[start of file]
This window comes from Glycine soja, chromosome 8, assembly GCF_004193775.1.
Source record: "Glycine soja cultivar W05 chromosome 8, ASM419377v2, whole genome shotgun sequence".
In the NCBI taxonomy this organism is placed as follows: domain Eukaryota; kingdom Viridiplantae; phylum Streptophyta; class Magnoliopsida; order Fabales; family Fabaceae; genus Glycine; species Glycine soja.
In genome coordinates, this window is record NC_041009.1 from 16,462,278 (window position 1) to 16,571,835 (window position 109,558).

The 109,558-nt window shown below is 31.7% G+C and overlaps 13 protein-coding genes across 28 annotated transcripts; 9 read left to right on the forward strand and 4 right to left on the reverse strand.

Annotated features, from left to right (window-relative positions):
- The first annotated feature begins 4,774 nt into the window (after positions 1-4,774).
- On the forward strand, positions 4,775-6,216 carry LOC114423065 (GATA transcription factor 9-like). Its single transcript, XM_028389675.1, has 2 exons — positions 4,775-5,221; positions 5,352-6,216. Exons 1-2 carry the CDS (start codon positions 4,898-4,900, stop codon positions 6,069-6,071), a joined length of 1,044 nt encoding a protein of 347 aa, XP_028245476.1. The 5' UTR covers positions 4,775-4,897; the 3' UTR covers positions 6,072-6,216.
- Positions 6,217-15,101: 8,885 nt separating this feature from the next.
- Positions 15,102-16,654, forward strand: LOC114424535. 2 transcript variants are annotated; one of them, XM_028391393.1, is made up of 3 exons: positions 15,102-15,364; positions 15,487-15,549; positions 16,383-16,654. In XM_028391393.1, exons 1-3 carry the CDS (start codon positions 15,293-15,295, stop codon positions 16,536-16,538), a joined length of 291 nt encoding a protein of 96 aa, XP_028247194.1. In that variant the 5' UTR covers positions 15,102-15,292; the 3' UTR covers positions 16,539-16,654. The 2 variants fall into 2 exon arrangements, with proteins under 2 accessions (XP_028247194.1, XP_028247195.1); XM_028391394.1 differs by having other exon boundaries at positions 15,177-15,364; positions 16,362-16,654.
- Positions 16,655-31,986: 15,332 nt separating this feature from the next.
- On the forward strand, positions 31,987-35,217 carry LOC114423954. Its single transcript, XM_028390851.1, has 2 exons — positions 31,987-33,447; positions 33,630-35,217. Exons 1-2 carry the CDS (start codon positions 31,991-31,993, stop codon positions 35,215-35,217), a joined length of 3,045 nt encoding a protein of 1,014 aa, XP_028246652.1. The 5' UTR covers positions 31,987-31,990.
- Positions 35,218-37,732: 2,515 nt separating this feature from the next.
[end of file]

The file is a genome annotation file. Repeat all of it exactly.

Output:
This window comes from Glycine soja, chromosome 8, assembly GCF_004193775.1.
Source record: "Glycine soja cultivar W05 chromosome 8, ASM419377v2, whole genome shotgun sequence".
In the NCBI taxonomy this organism is placed as follows: domain Eukaryota; kingdom Viridiplantae; phylum Streptophyta; class Magnoliopsida; order Fabales; family Fabaceae; genus Glycine; species Glycine soja.
In genome coordinates, this window is record NC_041009.1 from 16,462,278 (window position 1) to 16,571,835 (window position 109,558).

The 109,558-nt window shown below is 31.7% G+C and overlaps 13 protein-coding genes across 28 annotated transcripts; 9 read left to right on the forward strand and 4 right to left on the reverse strand.

Annotated features, from left to right (window-relative positions):
- The first annotated feature begins 4,774 nt into the window (after positions 1-4,774).
- On the forward strand, positions 4,775-6,216 carry LOC114423065 (GATA transcription factor 9-like). Its single transcript, XM_028389675.1, has 2 exons — positions 4,775-5,221; positions 5,352-6,216. Exons 1-2 carry the CDS (start codon positions 4,898-4,900, stop codon positions 6,069-6,071), a joined length of 1,044 nt encoding a protein of 347 aa, XP_028245476.1. The 5' UTR covers positions 4,775-4,897; the 3' UTR covers positions 6,072-6,216.
- Positions 6,217-15,101: 8,885 nt separating this feature from the next.
- Positions 15,102-16,654, forward strand: LOC114424535. 2 transcript variants are annotated; one of them, XM_028391393.1, is made up of 3 exons: positions 15,102-15,364; positions 15,487-15,549; positions 16,383-16,654. In XM_028391393.1, exons 1-3 carry the CDS (start codon positions 15,293-15,295, stop codon positions 16,536-16,538), a joined length of 291 nt encoding a protein of 96 aa, XP_028247194.1. In that variant the 5' UTR covers positions 15,102-15,292; the 3' UTR covers positions 16,539-16,654. The 2 variants fall into 2 exon arrangements, with proteins under 2 accessions (XP_028247194.1, XP_028247195.1); XM_028391394.1 differs by having other exon boundaries at positions 15,177-15,364; positions 16,362-16,654.
- Positions 16,655-31,986: 15,332 nt separating this feature from the next.
- On the forward strand, positions 31,987-35,217 carry LOC114423954. Its single transcript, XM_028390851.1, has 2 exons — positions 31,987-33,447; positions 33,630-35,217. Exons 1-2 carry the CDS (start codon positions 31,991-31,993, stop codon positions 35,215-35,217), a joined length of 3,045 nt encoding a protein of 1,014 aa, XP_028246652.1. The 5' UTR covers positions 31,987-31,990.
- Positions 35,218-37,732: 2,515 nt separating this feature from the next.